RA: A large body of scholarship shows that with a wise and measured response to climate change, we end up with a bigger economy, more jobs, greater national security, a cleaner environment than what we'll have if we continue with business as usual, sort of a win-win-win-win situation.  Many public statements by policy-makers suggest that they may not have heard, or appreciated, the benefits available from this response.  So, there is much more that can be done.   

SH: How do you view the future of cryospheric research – what do you foresee as possible obstacles – and how might we overcome these?

RA: We rely on a suite of satellites, ships, planes, bases, snowmobiles, computers, and more, plus people.  These are not free.  Satellites are perhaps the easiest to highlight in the US—under existing plans, we are likely to lose much of our observational capability over the coming decade or so.  But, there are vulnerabilities in all the infrastructure, and in keeping people funded and working.  If we can keep the community together and working, the future is outstanding--the observational tools and models now available have come so far so fast, and there is so much to be learned, that we face a very bright future.  

SH: How do you view the interdisciplinary approach to cryospheric research that CReSIS and the IGS espouse? Are there other disciplines, including non-traditional or non-scientific disciplines that could further enhance our understanding of climate change – and our response to it?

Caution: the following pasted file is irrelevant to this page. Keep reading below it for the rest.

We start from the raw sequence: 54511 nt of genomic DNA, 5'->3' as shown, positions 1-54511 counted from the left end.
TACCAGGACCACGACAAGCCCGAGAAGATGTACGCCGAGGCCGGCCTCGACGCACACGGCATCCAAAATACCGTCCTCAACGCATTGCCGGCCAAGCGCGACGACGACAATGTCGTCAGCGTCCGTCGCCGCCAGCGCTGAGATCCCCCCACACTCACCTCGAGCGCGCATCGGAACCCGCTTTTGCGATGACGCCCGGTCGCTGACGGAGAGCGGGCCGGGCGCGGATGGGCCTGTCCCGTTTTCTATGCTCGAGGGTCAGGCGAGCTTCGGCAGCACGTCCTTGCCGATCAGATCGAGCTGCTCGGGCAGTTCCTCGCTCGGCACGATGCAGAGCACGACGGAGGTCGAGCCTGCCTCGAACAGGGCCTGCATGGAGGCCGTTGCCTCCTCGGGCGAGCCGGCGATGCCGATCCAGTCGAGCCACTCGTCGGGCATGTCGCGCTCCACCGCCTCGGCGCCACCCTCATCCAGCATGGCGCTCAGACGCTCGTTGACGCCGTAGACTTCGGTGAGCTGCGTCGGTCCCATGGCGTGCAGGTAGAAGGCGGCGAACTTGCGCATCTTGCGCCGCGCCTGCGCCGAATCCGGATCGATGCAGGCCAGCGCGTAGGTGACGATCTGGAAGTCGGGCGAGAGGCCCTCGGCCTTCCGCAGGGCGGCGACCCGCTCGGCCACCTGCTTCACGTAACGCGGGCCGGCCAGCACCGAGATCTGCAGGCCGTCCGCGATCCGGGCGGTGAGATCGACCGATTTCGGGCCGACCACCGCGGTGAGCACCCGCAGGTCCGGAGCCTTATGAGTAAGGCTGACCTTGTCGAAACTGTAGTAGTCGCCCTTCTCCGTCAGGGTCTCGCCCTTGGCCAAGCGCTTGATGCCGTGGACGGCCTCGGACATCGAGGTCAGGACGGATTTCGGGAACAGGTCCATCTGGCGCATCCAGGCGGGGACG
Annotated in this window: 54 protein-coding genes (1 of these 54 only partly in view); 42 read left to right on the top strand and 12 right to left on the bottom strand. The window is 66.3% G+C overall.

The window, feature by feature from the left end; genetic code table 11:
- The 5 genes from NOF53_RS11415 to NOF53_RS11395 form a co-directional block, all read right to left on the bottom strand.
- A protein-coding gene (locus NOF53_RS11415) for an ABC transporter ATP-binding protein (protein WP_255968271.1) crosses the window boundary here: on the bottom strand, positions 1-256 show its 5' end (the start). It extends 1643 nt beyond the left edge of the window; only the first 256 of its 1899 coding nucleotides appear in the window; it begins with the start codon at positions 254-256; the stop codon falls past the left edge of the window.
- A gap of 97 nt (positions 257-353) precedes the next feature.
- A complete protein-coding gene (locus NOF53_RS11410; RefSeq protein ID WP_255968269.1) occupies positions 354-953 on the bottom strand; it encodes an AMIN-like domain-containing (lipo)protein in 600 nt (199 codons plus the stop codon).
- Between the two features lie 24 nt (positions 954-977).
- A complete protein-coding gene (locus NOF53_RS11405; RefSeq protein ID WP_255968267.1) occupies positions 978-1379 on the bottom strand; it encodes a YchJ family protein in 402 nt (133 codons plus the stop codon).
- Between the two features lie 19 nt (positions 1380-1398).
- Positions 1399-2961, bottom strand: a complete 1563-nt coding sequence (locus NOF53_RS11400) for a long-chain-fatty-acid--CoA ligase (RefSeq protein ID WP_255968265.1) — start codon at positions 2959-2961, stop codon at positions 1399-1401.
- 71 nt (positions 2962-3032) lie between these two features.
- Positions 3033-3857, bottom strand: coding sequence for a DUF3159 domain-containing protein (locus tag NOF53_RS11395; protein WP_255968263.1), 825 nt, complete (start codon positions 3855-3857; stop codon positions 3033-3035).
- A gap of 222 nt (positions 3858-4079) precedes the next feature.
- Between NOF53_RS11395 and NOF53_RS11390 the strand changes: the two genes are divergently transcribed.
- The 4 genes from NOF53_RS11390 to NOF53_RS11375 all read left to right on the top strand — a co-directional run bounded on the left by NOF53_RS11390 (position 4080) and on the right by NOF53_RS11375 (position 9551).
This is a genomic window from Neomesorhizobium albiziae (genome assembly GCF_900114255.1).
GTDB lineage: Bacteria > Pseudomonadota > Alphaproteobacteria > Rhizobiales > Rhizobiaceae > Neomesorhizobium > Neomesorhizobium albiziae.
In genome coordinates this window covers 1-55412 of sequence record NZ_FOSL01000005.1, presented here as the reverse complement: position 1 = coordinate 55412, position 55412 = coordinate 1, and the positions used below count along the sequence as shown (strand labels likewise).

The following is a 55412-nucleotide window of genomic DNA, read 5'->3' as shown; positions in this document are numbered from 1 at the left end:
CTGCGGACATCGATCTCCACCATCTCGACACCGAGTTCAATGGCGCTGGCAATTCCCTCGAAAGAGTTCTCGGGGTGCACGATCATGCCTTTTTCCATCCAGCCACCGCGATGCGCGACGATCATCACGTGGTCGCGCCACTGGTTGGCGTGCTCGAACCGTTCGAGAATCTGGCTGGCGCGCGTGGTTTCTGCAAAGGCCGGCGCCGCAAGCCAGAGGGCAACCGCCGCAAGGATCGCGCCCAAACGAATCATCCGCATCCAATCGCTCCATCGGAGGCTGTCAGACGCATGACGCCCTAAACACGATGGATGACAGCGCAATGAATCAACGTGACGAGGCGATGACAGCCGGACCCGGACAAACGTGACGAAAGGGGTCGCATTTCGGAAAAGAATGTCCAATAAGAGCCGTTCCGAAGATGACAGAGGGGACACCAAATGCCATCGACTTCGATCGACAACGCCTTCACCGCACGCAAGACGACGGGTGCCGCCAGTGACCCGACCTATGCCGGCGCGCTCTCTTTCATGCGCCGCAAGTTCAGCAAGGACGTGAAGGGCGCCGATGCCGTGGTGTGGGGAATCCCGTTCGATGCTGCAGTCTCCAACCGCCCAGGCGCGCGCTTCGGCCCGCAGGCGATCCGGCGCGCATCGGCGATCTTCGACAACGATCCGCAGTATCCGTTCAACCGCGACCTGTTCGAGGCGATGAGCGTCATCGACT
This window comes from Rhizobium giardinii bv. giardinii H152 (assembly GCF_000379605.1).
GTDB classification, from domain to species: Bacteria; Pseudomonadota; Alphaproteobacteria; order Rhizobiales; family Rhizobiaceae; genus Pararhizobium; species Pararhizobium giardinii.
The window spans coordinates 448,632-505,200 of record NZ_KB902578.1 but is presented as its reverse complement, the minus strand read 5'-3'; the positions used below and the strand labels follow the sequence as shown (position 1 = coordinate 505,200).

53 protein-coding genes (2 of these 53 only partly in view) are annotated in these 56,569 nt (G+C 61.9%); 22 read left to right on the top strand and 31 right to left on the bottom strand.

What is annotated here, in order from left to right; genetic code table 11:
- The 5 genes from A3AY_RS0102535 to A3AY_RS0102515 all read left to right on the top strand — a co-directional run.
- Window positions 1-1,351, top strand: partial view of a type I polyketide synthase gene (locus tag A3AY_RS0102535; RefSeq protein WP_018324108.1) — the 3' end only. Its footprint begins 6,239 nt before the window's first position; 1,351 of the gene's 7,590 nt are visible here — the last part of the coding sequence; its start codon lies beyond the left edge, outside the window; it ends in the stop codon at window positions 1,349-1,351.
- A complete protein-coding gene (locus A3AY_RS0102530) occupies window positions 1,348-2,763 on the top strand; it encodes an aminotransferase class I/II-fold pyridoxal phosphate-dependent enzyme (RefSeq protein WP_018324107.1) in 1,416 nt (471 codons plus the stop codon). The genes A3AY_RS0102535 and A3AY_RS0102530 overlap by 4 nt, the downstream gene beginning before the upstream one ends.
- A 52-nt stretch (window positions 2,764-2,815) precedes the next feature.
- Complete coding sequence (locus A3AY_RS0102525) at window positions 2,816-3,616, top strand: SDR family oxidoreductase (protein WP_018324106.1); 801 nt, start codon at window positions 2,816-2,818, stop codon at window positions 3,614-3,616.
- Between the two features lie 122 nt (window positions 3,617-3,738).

RA: I'm a geologist with a minor in metallurgical engineering and materials science.  My closest collaborators include a physicist turned geoscientist, and an electrical engineer turned geophysicist.  We collaborate with chemists and biologists, climatologists and meteorologists, space scientists and more.  Outstanding!  There is room for a few more "ists", I'm confident, and I think they will come--we're having so much fun, and the work is so important. 

SH: What were you most looking forward to in visiting Lawrence, KS as our Guest Speaker for the IGS Symposium on Radioglaciology?

RA: I didn’t really want to listen to me; I went to see the latest and greatest discoveries. It is still accurate that every major field campaign brings back surprises, so we have lots of important work to do.  

Photo: Dr. Richard Alley testifying before the Science and Technology Committee of the U.S. Congress in 2010. Watch Dr. Alley's testimony before the House Committee here.